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Appeal Court Rescues ‘Honest’ Mum From Smacking Law

Appeal Court Rescues ‘Honest’ Mum From Smacking Law

The National government said they would change the law if they saw good parents being criminalized

Family First NZ says that a mother had to appeal all the way to the Court of Appeal after voluntarily admitting using a few light smacks over the past couple of years, and that it sends a warning to all parents about what they admit to authorities regarding smacking. The mother was acquitted in the Court of Appeal.
“Despite the sales pitch from police and CYF, and Prime Minister John Key declaring that a smack is ok and wouldn’t result in prosecution, this mother’s experience proves that this is not the case and may actually result in assault convictions, loss of reputation, ruined career, financial hardship, and having to appeal all the way to the Court of Appeal in order to gain some common sense,” says Bob McCoskrie, National Director of Family First NZ.
“When a relative reported the mother for asking her partner to smack their 8 year old on the bottom, mum unfortunately admitted that over the past 2-3 years, she had smacked her son on a couple of occasions. The court acknowledged that mum had sought help and assistance many times – but said that the fact that the mother was not angry but that the smack was a ‘considered decision’ was an aggravating factor!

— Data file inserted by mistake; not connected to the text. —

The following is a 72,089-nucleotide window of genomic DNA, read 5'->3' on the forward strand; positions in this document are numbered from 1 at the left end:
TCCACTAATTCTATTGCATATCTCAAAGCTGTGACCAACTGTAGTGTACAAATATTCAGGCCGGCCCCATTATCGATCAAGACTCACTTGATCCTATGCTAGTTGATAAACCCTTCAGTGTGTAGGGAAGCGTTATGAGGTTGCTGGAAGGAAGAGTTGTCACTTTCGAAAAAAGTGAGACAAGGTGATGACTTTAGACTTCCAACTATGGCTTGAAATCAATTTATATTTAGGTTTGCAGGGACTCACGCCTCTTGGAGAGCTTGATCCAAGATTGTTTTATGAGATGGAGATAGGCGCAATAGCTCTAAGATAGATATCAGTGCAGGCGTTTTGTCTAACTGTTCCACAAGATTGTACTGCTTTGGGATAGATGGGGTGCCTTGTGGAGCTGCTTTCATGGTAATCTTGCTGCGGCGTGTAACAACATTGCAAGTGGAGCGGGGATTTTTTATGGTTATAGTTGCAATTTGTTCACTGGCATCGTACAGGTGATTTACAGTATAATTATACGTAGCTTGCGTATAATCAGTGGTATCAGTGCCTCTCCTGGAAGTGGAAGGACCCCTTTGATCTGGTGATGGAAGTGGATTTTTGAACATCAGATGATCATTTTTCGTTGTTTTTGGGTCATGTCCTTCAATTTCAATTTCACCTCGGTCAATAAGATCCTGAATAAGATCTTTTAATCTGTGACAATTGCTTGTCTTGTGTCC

When they appealed to the High Court, the partner was discharged without conviction. However, because of mum’s admission that she had used smacking in the past, her conviction was upheld in the High Court, because, according to the judgement, ‘it cannot be said it was a one-off incident in response to an extreme, highly unusual situation’ – despite her son presenting ‘unusual and difficult challenges’.
She then appealed to the Court of Appeal and won an acquittal. They acknowledged that mum had ‘sought appropriate expert assistance … and had utilised a range of non-physical measures to address the child’s behaviour’ and that the actions were at ‘the lower end of the scale’. They also held that the prior incidents were overstated by the District Court judge.
“John Key’s statement that light smacking is ok is essentially a load of crock. This mother has had her career damaged, a loss of income and lawyer’s fees, and caused irreparable damage to the family. She was honest, asked for help, went to the professionals, but they never came running to her with assistance – but were quick to prosecute.”
“The warning to all good parents from this case is that they need to be careful what they admit – even if their actions of a smack are deemed reasonable and appropriate in the circumstances. The outcome of the anti-smacking law is only just coming home to roost,” says Mr McCoskrie.
“The National government said they would change the law if they saw good parents being criminalised. This is just one more example to add to the growing evidence.”


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